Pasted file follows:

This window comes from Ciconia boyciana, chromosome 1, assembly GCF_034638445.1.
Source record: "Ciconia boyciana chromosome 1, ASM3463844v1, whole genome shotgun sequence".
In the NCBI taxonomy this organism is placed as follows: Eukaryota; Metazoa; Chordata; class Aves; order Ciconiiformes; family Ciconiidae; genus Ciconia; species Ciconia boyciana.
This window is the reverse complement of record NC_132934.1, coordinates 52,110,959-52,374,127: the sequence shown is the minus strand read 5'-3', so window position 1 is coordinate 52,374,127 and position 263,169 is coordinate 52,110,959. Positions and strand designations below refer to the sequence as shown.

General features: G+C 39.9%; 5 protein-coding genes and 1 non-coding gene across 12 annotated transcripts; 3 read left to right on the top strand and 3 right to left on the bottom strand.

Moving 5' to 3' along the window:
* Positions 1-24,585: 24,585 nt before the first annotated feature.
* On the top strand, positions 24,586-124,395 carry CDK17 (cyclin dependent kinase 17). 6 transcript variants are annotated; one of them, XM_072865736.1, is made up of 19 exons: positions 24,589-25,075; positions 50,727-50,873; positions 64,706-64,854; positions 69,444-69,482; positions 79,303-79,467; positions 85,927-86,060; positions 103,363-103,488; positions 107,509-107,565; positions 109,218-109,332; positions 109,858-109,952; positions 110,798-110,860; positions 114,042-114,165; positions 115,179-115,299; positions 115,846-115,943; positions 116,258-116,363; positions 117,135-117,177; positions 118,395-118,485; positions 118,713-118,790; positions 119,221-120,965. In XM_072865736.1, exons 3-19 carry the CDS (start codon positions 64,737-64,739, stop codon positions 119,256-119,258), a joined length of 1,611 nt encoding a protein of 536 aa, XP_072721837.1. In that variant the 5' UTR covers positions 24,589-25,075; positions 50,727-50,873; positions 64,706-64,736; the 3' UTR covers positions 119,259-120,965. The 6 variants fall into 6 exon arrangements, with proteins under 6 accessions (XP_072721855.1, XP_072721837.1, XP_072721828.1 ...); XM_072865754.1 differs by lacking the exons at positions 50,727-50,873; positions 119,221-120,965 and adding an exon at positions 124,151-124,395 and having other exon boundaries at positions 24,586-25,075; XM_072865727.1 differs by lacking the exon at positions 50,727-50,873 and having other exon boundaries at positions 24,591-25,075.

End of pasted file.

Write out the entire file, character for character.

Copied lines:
This window comes from Ciconia boyciana, chromosome 1, assembly GCF_034638445.1.
Source record: "Ciconia boyciana chromosome 1, ASM3463844v1, whole genome shotgun sequence".
In the NCBI taxonomy this organism is placed as follows: Eukaryota; Metazoa; Chordata; class Aves; order Ciconiiformes; family Ciconiidae; genus Ciconia; species Ciconia boyciana.
This window is the reverse complement of record NC_132934.1, coordinates 52,110,959-52,374,127: the sequence shown is the minus strand read 5'-3', so window position 1 is coordinate 52,374,127 and position 263,169 is coordinate 52,110,959. Positions and strand designations below refer to the sequence as shown.

General features: G+C 39.9%; 5 protein-coding genes and 1 non-coding gene across 12 annotated transcripts; 3 read left to right on the top strand and 3 right to left on the bottom strand.

Moving 5' to 3' along the window:
* Positions 1-24,585: 24,585 nt before the first annotated feature.
* On the top strand, positions 24,586-124,395 carry CDK17 (cyclin dependent kinase 17). 6 transcript variants are annotated; one of them, XM_072865736.1, is made up of 19 exons: positions 24,589-25,075; positions 50,727-50,873; positions 64,706-64,854; positions 69,444-69,482; positions 79,303-79,467; positions 85,927-86,060; positions 103,363-103,488; positions 107,509-107,565; positions 109,218-109,332; positions 109,858-109,952; positions 110,798-110,860; positions 114,042-114,165; positions 115,179-115,299; positions 115,846-115,943; positions 116,258-116,363; positions 117,135-117,177; positions 118,395-118,485; positions 118,713-118,790; positions 119,221-120,965. In XM_072865736.1, exons 3-19 carry the CDS (start codon positions 64,737-64,739, stop codon positions 119,256-119,258), a joined length of 1,611 nt encoding a protein of 536 aa, XP_072721837.1. In that variant the 5' UTR covers positions 24,589-25,075; positions 50,727-50,873; positions 64,706-64,736; the 3' UTR covers positions 119,259-120,965. The 6 variants fall into 6 exon arrangements, with proteins under 6 accessions (XP_072721855.1, XP_072721837.1, XP_072721828.1 ...); XM_072865754.1 differs by lacking the exons at positions 50,727-50,873; positions 119,221-120,965 and adding an exon at positions 124,151-124,395 and having other exon boundaries at positions 24,586-25,075; XM_072865727.1 differs by lacking the exon at positions 50,727-50,873 and having other exon boundaries at positions 24,591-25,075.